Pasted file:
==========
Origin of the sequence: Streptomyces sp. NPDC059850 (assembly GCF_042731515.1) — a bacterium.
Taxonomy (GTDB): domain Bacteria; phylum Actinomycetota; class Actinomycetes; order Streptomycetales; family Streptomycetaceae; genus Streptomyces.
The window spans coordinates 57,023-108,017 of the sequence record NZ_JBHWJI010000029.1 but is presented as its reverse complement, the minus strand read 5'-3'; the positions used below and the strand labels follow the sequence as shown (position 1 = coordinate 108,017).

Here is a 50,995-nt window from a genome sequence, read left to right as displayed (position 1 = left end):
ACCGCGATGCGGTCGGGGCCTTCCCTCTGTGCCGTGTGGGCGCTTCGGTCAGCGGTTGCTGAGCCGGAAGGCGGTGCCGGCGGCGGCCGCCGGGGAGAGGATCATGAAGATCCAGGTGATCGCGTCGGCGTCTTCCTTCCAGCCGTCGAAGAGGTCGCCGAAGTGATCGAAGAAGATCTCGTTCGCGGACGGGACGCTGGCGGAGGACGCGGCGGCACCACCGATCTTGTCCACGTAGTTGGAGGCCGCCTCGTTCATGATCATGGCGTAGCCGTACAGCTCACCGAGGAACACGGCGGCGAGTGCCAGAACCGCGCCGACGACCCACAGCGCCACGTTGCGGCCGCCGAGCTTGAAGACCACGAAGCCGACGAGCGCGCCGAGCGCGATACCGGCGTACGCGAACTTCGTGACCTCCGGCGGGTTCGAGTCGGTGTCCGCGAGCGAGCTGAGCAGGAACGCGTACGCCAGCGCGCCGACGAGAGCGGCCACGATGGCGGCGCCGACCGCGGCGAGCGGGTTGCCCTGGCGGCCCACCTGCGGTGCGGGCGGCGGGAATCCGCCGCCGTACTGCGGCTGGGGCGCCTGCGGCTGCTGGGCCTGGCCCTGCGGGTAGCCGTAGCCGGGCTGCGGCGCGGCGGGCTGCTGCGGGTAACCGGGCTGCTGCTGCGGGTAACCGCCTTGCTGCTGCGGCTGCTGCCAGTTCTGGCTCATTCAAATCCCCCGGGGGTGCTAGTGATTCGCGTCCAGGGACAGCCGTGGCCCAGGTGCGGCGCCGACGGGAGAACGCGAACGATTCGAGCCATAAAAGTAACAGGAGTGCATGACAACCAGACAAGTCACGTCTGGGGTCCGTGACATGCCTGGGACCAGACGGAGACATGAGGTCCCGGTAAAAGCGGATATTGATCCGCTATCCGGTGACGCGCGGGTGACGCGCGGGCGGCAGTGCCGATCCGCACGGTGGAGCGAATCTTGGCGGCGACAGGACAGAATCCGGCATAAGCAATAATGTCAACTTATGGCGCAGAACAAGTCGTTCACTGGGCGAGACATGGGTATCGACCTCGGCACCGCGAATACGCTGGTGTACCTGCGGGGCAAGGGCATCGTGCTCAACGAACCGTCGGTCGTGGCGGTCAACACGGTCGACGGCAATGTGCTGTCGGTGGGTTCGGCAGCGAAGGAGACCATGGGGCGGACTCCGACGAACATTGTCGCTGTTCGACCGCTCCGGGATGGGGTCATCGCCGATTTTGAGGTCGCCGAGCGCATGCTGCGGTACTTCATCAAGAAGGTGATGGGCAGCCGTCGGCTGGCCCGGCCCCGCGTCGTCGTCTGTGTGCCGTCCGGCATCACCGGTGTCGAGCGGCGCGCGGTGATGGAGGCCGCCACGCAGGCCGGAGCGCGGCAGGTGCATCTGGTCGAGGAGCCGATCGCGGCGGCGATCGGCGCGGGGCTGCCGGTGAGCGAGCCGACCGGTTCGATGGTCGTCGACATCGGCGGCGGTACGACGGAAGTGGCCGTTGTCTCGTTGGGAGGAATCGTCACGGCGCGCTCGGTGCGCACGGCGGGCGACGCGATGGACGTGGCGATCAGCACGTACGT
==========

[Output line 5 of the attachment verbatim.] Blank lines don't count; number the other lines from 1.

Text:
ACCGCGATGCGGTCGGGGCCTTCCCTCTGTGCCGTGTGGGCGCTTCGGTCAGCGGTTGCTGAGCCGGAAGGCGGTGCCGGCGGCGGCCGCCGGGGAGAGGATCATGAAGATCCAGGTGATCGCGTCGGCGTCTTCCTTCCAGCCGTCGAAGAGGTCGCCGAAGTGATCGAAGAAGATCTCGTTCGCGGACGGGACGCTGGCGGAGGACGCGGCGGCACCACCGATCTTGTCCACGTAGTTGGAGGCCGCCTCGTTCATGATCATGGCGTAGCCGTACAGCTCACCGAGGAACACGGCGGCGAGTGCCAGAACCGCGCCGACGACCCACAGCGCCACGTTGCGGCCGCCGAGCTTGAAGACCACGAAGCCGACGAGCGCGCCGAGCGCGATACCGGCGTACGCGAACTTCGTGACCTCCGGCGGGTTCGAGTCGGTGTCCGCGAGCGAGCTGAGCAGGAACGCGTACGCCAGCGCGCCGACGAGAGCGGCCACGATGGCGGCGCCGACCGCGGCGAGCGGGTTGCCCTGGCGGCCCACCTGCGGTGCGGGCGGCGGGAATCCGCCGCCGTACTGCGGCTGGGGCGCCTGCGGCTGCTGGGCCTGGCCCTGCGGGTAGCCGTAGCCGGGCTGCGGCGCGGCGGGCTGCTGCGGGTAACCGGGCTGCTGCTGCGGGTAACCGCCTTGCTGCTGCGGCTGCTGCCAGTTCTGGCTCATTCAAATCCCCCGGGGGTGCTAGTGATTCGCGTCCAGGGACAGCCGTGGCCCAGGTGCGGCGCCGACGGGAGAACGCGAACGATTCGAGCCATAAAAGTAACAGGAGTGCATGACAACCAGACAAGTCACGTCTGGGGTCCGTGACATGCCTGGGACCAGACGGAGACATGAGGTCCCGGTAAAAGCGGATATTGATCCGCTATCCGGTGACGCGCGGGTGACGCGCGGGCGGCAGTGCCGATCCGCACGGTGGAGCGAATCTTGGCGGCGACAGGACAGAATCCGGCATAAGCAATAATGTCAACTTATGGCGCAGAACAAGTCGTTCACTGGGCGAGACATGGGTATCGACCTCGGCACCGCGAATACGCTGGTGTACCTGCGGGGCAAGGGCATCGTGCTCAACGAACCGTCGGTCGTGGCGGTCAACACGGTCGACGGCAATGTGCTGTCGGTGGGTTCGGCAGCGAAGGAGACCATGGGGCGGACTCCGACGAACATTGTCGCTGTTCGACCGCTCCGGGATGGGGTCATCGCCGATTTTGAGGTCGCCGAGCGCATGCTGCGGTACTTCATCAAGAAGGTGATGGGCAGCCGTCGGCTGGCCCGGCCCCGCGTCGTCGTCTGTGTGCCGTCCGGCATCACCGGTGTCGAGCGGCGCGCGGTGATGGAGGCCGCCACGCAGGCCGGAGCGCGGCAGGTGCATCTGGTCGAGGAGCCGATCGCGGCGGCGATCGGCGCGGGGCTGCCGGTGAGCGAGCCGACCGGTTCGATGGTCGTCGACATCGGCGGCGGTACGACGGAAGTGGCCGTTGTCTCGTTGGGAGGAATCGTCACGGCGCGCTCGGTGCGCACGGCGGGCGACGCGATGGACGTGGCGATCAGCACGTACGT